Making Naengmyeon and Enjoying It with a Long, Cool Slurp
Elaine Louie wrote in the New York Times: “The best naeng myun are freshly made. At Dae Dong at 17 West 32nd Street in Manhattan, Sang Sup Seo, the chef, mixed the dough from buckwheat flour, regular wheat flour, hot water and a splash of carbonated water mixed with rice vinegar, “to hold the dough together,” he said. With his fingers, he mixed it in the bowl of a machine that kneaded it and then extruded it in a cylinder 14 inches long by 3½ inches across, enough for 6 servings. The chef placed some dough into the steel cylinder of an automated noodle-making machine. He pressed a lever, pushed a button, and a cylinder pressed the dough through a perforated cap in 294 slender strands. The fragile pale beige noodles, each 2 feet long and a scant one millimeter in diameter, dropped out of the machine directly into a pot of boiling water. [Source: Elaine Louie, New York Times, July 19, 2006]
“Mr. Seo twirled the noodles around for a minute and a half, removed them to a sink of cold water to stop the cooking, and then to a sink of ice water to make them firm. He mixed the noodles in a serving bowl with an icy slush of broth from a refrigerated steel tub and then anointed it with the pear, kimchi and beef. When the noodles were presented to Mr. Kim, he added a tablespoon of rice vinegar and a teaspoon of mustard, and gently mixed the noodles. (Waitresses offer to cut the noodles in half with scissors, since a skein of one-foot-long noodles is easier to eat than one of two-foot-long noodles.)
:Mr. Kim of Dae Dong recalled using a wooden noodle-making machine when he was growing up. The apparatus weighed about 30 pounds, and was communally owned by three or four families. When his family wanted to use it, a family member went to the neighbor’s house, dismantled the machine, and carried the parts home. Chang Lai Ahn, the chef at Kum Gang San at 49 West 32nd Street, who has been making naeng myun for 40 years, had to push the dough through the old-fashioned machines using “brute force,” he said through an interpreter.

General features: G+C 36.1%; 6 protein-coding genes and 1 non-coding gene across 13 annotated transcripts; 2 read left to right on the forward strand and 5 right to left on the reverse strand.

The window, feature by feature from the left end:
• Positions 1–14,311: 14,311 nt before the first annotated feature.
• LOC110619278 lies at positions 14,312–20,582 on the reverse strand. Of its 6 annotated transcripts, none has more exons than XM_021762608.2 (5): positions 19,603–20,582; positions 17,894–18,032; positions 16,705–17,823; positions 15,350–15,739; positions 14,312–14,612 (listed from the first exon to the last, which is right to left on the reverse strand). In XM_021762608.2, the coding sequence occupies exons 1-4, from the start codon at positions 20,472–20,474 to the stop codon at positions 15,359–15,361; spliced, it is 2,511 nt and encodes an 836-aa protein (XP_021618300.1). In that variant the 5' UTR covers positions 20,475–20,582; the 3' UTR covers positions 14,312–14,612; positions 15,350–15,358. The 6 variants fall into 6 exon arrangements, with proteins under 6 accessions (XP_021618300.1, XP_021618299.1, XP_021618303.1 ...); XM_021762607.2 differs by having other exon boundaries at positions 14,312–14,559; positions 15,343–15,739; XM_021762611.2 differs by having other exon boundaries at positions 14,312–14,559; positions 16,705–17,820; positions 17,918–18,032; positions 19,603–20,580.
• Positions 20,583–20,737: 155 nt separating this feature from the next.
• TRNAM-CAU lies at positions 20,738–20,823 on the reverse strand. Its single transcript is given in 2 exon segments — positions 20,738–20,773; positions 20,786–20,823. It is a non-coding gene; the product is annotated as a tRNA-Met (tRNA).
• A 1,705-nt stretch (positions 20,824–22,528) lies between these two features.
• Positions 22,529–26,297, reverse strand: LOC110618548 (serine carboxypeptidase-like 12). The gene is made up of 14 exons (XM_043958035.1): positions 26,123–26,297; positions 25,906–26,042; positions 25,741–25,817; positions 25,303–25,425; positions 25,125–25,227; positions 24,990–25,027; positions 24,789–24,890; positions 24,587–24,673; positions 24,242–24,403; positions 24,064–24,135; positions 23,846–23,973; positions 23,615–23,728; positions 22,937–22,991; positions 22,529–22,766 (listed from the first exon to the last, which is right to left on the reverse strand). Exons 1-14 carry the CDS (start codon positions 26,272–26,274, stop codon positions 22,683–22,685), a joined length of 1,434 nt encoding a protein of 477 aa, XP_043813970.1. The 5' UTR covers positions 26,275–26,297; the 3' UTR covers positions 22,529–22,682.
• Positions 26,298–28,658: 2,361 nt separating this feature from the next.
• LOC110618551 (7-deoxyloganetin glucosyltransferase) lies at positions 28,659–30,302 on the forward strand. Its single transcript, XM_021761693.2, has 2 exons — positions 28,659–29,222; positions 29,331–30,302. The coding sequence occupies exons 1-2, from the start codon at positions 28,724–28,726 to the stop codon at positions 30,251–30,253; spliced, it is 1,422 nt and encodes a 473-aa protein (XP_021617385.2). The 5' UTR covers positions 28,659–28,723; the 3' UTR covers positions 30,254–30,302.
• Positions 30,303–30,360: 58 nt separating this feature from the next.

“Naeng myun is best eaten at restaurants, where it costs around US$12. The noodles are not good for takeout. They will stick to each other, said Soo Lee, the manager of Kum Gang San. “They will become one chunk in 15 minutes.” “If you live next door, and you take this out,” Ms. Lee said, “you will take the noodles separate from the rest of the ingredients, and you can soak the noodles in ice water to separate them. But you would have to be next door.”
“But at Dae Dong, Mr. Lee’s son-in-law, Charles Cha, who manages the restaurants with his wife, Jenny, said naeng myun can last for 30 to 40 minutes. He has a secret. “We wash the noodles differently when it’s for takeout,” he said. “We wash them in ice water, and then add a half teaspoon of soy or canola oil to trap the moisture.” Dae Dong does not cook the noodles until the takeout customer arrives at the restaurant. Then the customer has to race home.”
Pulgogi, Galbi and Meat Dishes in Korea